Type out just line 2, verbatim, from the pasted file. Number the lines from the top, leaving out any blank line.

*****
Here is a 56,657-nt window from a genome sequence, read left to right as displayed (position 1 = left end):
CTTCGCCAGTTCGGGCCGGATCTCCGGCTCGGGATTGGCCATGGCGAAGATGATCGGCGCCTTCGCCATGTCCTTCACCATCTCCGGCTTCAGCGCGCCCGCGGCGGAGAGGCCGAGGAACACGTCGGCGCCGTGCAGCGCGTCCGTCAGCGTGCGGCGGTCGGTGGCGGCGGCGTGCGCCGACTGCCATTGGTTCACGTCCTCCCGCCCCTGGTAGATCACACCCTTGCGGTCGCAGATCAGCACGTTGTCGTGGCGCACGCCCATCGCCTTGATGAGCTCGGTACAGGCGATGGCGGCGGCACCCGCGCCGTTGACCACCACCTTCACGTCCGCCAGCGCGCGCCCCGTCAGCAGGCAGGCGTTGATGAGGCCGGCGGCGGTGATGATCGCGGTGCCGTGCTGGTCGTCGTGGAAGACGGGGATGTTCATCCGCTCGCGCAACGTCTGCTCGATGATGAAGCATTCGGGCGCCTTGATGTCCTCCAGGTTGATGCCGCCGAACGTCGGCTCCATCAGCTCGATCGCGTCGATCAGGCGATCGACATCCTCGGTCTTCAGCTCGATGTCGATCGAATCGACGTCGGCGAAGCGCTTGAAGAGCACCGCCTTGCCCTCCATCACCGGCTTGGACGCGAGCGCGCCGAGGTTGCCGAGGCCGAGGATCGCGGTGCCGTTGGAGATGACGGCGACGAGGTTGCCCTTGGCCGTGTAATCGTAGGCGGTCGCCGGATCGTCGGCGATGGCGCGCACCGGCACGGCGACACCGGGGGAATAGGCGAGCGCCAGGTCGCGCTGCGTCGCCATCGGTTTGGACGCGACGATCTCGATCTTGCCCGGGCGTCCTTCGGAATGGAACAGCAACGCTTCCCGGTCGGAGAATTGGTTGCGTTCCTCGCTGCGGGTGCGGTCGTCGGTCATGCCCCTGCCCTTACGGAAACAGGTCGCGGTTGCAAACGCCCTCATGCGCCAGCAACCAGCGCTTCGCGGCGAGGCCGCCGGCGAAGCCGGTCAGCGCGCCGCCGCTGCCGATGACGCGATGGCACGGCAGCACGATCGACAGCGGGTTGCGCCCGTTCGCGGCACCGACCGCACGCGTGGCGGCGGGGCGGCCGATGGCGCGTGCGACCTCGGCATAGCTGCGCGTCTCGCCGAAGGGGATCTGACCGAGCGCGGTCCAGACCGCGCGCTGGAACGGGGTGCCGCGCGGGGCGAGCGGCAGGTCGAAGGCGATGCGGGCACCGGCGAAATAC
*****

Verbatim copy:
CTTCGCCAGTTCGGGCCGGATCTCCGGCTCGGGATTGGCCATGGCGAAGATGATCGGCGCCTTCGCCATGTCCTTCACCATCTCCGGCTTCAGCGCGCCCGCGGCGGAGAGGCCGAGGAACACGTCGGCGCCGTGCAGCGCGTCCGTCAGCGTGCGGCGGTCGGTGGCGGCGGCGTGCGCCGACTGCCATTGGTTCACGTCCTCCCGCCCCTGGTAGATCACACCCTTGCGGTCGCAGATCAGCACGTTGTCGTGGCGCACGCCCATCGCCTTGATGAGCTCGGTACAGGCGATGGCGGCGGCACCCGCGCCGTTGACCACCACCTTCACGTCCGCCAGCGCGCGCCCCGTCAGCAGGCAGGCGTTGATGAGGCCGGCGGCGGTGATGATCGCGGTGCCGTGCTGGTCGTCGTGGAAGACGGGGATGTTCATCCGCTCGCGCAACGTCTGCTCGATGATGAAGCATTCGGGCGCCTTGATGTCCTCCAGGTTGATGCCGCCGAACGTCGGCTCCATCAGCTCGATCGCGTCGATCAGGCGATCGACATCCTCGGTCTTCAGCTCGATGTCGATCGAATCGACGTCGGCGAAGCGCTTGAAGAGCACCGCCTTGCCCTCCATCACCGGCTTGGACGCGAGCGCGCCGAGGTTGCCGAGGCCGAGGATCGCGGTGCCGTTGGAGATGACGGCGACGAGGTTGCCCTTGGCCGTGTAATCGTAGGCGGTCGCCGGATCGTCGGCGATGGCGCGCACCGGCACGGCGACACCGGGGGAATAGGCGAGCGCCAGGTCGCGCTGCGTCGCCATCGGTTTGGACGCGACGATCTCGATCTTGCCCGGGCGTCCTTCGGAATGGAACAGCAACGCTTCCCGGTCGGAGAATTGGTTGCGTTCCTCGCTGCGGGTGCGGTCGTCGGTCATGCCCCTGCCCTTACGGAAACAGGTCGCGGTTGCAAACGCCCTCATGCGCCAGCAACCAGCGCTTCGCGGCGAGGCCGCCGGCGAAGCCGGTCAGCGCGCCGCCGCTGCCGATGACGCGATGGCACGGCAGCACGATCGACAGCGGGTTGCGCCCGTTCGCGGCACCGACCGCACGCGTGGCGGCGGGGCGGCCGATGGCGCGTGCGACCTCGGCATAGCTGCGCGTCTCGCCGAAGGGGATCTGACCGAGCGCGGTCCAGACCGCGCGCTGGAACGGGGTGCCGCGCGGGGCGAGCGGCAGGTCGAAGGCGATGCGGGCACCGGCGAAATAC